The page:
The backlog in DNA testing in cases of violent crimes has been flagged by a KwaZulu-Natal judge after a rape accused, who was set free pending DNA analysis, went on to rape and murder a child.
In April last year it was reported that the backlog, caused in part by a dispute with a service provider, stood at more than 210,000 cases.
Judge Mohini Moodley, sitting in the Mthunzini circuit court, said the matter before her was a “clear example” of the tragic consequences of how the backlog affected victims of gender-based violence and the administration of justice.
The Judge said:
The rapist, who has now been convicted and sentenced to serve 20 years imprisonment, cannot be named because he was under the age of 18 when he committed the crimes.
He was 16 years old in September 2019 when he attacked his first victim - who was also 16 - as she was walking to Sunday school. He had a knife and stalked her until she was in an isolated area.
He was arrested shortly afterwards but charges were provisionally withdrawn. He was freed pending the return of the DNA analysis from the SAPS Forensic Science Laboratory.
Nine months later, in June 2021, he attacked and raped an 11-year-old child. He then killed her, apparently because she had threatened to tell her uncle what he had done.
He was arrested again and charged.
When the trial began before Judge Moodley earlier this year, he pleaded not guilty to the rape and murder charges.
But, Judge Moodley said, after his first victim gave evidence, he “rethought his plea” and admitted to committing the crimes.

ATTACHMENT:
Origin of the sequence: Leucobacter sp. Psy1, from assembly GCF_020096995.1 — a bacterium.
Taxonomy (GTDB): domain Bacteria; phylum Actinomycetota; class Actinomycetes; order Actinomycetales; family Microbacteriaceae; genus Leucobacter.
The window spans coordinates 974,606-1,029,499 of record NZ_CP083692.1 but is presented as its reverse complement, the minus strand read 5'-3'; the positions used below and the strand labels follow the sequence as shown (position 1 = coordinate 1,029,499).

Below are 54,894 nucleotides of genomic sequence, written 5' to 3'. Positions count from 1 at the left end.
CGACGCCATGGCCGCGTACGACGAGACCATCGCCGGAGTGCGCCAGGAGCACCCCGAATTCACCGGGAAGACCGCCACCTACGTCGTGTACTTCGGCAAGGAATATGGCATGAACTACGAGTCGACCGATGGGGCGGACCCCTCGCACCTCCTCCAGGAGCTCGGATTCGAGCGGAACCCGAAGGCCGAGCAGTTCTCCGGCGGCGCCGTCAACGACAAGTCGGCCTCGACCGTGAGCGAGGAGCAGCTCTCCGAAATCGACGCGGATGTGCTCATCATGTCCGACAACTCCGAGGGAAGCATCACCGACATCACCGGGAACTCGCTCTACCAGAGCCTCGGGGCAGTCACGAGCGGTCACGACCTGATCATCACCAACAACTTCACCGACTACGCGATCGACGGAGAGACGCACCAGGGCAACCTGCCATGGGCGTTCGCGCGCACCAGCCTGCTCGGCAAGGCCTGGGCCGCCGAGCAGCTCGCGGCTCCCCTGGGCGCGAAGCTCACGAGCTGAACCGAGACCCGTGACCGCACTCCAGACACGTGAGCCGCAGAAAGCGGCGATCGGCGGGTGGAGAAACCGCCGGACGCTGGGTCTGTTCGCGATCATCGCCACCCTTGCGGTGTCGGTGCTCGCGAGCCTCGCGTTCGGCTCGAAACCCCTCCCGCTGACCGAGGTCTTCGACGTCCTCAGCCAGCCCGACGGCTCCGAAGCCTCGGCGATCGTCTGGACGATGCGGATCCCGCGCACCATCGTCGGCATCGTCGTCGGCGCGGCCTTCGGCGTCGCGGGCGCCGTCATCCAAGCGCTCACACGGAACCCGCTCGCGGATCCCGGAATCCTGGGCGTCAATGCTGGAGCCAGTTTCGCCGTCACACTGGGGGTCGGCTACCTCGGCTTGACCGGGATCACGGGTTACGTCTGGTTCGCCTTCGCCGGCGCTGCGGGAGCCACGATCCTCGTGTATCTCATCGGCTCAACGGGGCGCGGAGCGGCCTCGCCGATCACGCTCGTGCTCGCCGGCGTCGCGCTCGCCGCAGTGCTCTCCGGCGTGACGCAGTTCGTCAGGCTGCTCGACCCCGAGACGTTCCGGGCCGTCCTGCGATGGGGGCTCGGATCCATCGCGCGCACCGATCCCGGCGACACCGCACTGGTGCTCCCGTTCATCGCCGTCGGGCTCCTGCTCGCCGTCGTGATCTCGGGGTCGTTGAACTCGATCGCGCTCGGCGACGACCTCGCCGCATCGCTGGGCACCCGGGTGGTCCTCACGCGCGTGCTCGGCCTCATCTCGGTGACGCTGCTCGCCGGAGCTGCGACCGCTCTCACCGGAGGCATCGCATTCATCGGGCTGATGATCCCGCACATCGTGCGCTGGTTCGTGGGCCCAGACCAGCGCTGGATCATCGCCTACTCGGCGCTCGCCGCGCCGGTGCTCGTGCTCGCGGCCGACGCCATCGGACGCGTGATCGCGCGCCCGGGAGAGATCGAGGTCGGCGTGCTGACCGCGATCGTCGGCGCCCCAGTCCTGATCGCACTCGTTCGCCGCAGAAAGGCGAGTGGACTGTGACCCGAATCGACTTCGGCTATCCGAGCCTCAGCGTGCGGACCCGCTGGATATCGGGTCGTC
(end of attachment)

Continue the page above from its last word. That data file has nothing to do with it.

In sentencing him, the dilemma facing the judge was that he was a child-offender and a first offender.
Judge Moodley said the young rape victim had described how she had struggled to escape:
“She sustained very painful injuries and aggravated trauma. It is testament to her bravery and resilience that she has now passed her Grade 12 examinations.”
The judge said while the accused had admitted to raping and murdering the 11-year-old, the post mortem report indicated that he had perpetrated more violence on her than he had admitted to.
“She was completely vulnerable and unable to defend herself.”
The judge noted that at the time, the accused was already a suspect in the first rape “but was undeterred” and that he had committed the crimes “sequentially” when he was already aware of the legal consequences of the first rape.
“The deliberate killing of a child to protect himself aggravates his culpability which his age cannot detract from,” she said, noting that he had only pleaded guilty when it was clear the evidence against him was overwhelming.
The judge said she could not ignore the fact that after he raped the first time, charges were provisionally withdrawn because of the delay in obtaining the DNA result.
The prosecutor had attempted to explain the stance of the prosecuting authority in these cases and the risk that the accused might be discharged because of delays in proceeding to trial.
“I am also aware of the media reports and the concern raised with the Minister of Justice and the President of this country of the adverse impact of the DNA delays on the victims of gender-based violence and the administration of justice,” she said.
Judge Moodley said a long prison term - an effective 20 years - would give the accused the opportunity to benefit from the rehabilitative and educational programmes available in prison and teach him to exercise self-restraint and respect for others.